McGuirk noted that the U.S. Department of Housing and Urban Development provided guidance in 2018 to housing authorities across the county stating that it preferred they measure when people actually moved into housing rather than when they started the process.

When McGuirk met with county leaders to discuss her concerns, they told her that they had explained in the glossary of their quarterly and annual reports that their numbers included program start date data, not just permanent housing.

That explanation did not satisfy her.

“Management needs to be sure it is reporting data in a way that faithfully represents what the data appear to represent, and they have not communicated consistently that project start date is different than placement into housing,” she wrote in her memo.

In separate responses to McGuirk’s memo, Kafoury and Jolin offered explanations for the data issues and disagreed with the auditor’s numbers. They noted that the historical division of responsibilities between the city (whose Housing Bureau has been responsible for single homeless men) and the county (responsible for families) meant that some data was kept by the Housing Bureau and some by the county’s Department of County Human Services. It was only earlier this year that the Joint Office took over responsibilities for both.

Jolin noted that his office shifted the way it counted placements on July 1, changing from the previous metric of when a person made contact and started the process to when the person was actually housed.

“Plans to update our housing metric, starting with the first-quarter report this year, were in place well before the audit began,” he wrote. “And they underscore our commitment to quality improvement and more rigorous data reporting. The Auditor’s office was aware of that imminent timeline, yet that was not referenced or acknowledged in the most recent version of your letter.”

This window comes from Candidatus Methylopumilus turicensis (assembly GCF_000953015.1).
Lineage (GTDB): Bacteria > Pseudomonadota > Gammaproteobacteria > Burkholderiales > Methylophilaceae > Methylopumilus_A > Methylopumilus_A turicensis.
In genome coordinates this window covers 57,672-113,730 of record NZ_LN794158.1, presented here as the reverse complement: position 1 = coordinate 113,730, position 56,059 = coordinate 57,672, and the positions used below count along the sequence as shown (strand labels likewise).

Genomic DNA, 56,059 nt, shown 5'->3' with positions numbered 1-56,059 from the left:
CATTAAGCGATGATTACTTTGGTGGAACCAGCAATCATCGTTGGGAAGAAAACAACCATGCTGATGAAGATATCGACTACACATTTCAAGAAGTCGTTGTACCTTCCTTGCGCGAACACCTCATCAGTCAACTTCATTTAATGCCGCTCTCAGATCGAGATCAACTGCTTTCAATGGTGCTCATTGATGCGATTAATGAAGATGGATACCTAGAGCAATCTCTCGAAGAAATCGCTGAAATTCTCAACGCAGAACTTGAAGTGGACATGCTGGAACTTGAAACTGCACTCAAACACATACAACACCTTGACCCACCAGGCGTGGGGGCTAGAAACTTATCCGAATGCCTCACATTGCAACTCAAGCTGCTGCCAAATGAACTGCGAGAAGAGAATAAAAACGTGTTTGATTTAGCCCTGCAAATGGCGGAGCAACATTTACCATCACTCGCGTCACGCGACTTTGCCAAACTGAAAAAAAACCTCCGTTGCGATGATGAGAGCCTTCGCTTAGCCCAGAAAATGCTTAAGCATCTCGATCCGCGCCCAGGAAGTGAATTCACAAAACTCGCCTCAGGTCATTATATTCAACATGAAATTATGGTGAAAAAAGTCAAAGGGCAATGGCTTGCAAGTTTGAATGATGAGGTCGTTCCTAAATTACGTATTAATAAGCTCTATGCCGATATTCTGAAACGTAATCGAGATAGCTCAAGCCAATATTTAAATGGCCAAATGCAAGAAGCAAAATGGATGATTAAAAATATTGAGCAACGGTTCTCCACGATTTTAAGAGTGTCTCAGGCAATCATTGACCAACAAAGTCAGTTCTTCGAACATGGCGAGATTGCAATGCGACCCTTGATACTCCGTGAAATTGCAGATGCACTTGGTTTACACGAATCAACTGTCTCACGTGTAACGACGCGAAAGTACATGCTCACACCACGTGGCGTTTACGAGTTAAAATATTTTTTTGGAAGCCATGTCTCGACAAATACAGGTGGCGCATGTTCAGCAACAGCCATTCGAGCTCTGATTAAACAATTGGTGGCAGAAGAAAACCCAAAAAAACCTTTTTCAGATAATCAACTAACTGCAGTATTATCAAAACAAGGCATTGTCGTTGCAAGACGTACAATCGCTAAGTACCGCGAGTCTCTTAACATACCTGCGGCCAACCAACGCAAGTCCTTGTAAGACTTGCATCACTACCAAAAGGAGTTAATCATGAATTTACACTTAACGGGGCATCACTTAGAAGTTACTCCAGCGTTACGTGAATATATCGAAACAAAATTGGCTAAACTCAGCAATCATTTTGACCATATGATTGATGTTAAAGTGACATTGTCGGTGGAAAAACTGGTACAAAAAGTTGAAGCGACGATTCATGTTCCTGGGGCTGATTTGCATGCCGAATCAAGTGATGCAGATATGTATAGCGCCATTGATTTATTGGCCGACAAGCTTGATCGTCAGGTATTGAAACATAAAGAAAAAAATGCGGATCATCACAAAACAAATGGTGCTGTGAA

Jolin explained that transitioning to the system of reporting permanent placements, as HUD suggested in 2018, was complicated.

“We acknowledge and share your concern about the amount of time it has taken to fully operationalize the shift to the new measure,” Jolin wrote. “We faced particular challenges with the community’s data platform and the work needed to adopt a new reporting mechanism.”

As to McGuirk’s assertion that the Joint Office may have overstated placements by 1,000 people a year, Jolin disagreed.

He got his staff to rerun numbers for 2021 and found the overstatement to be more like 10%, half of what McGuirk found.

“Some of the perceived gap between enrollments and move-in dates could reflect a single missing data point in someone’s case record, rather than a missing lease or rent payment,” Jolin said. “And as providers adapt, those data-entry issues can be expected to improve.”

McGuirk told Kafoury and Jolin she will now shift her focus to a more basic issue.

“Due to the data issues my office become aware of during the initial stage of the living conditions audit,” she wrote, “I am obligated to initiate an audit of Joint Office information systems.”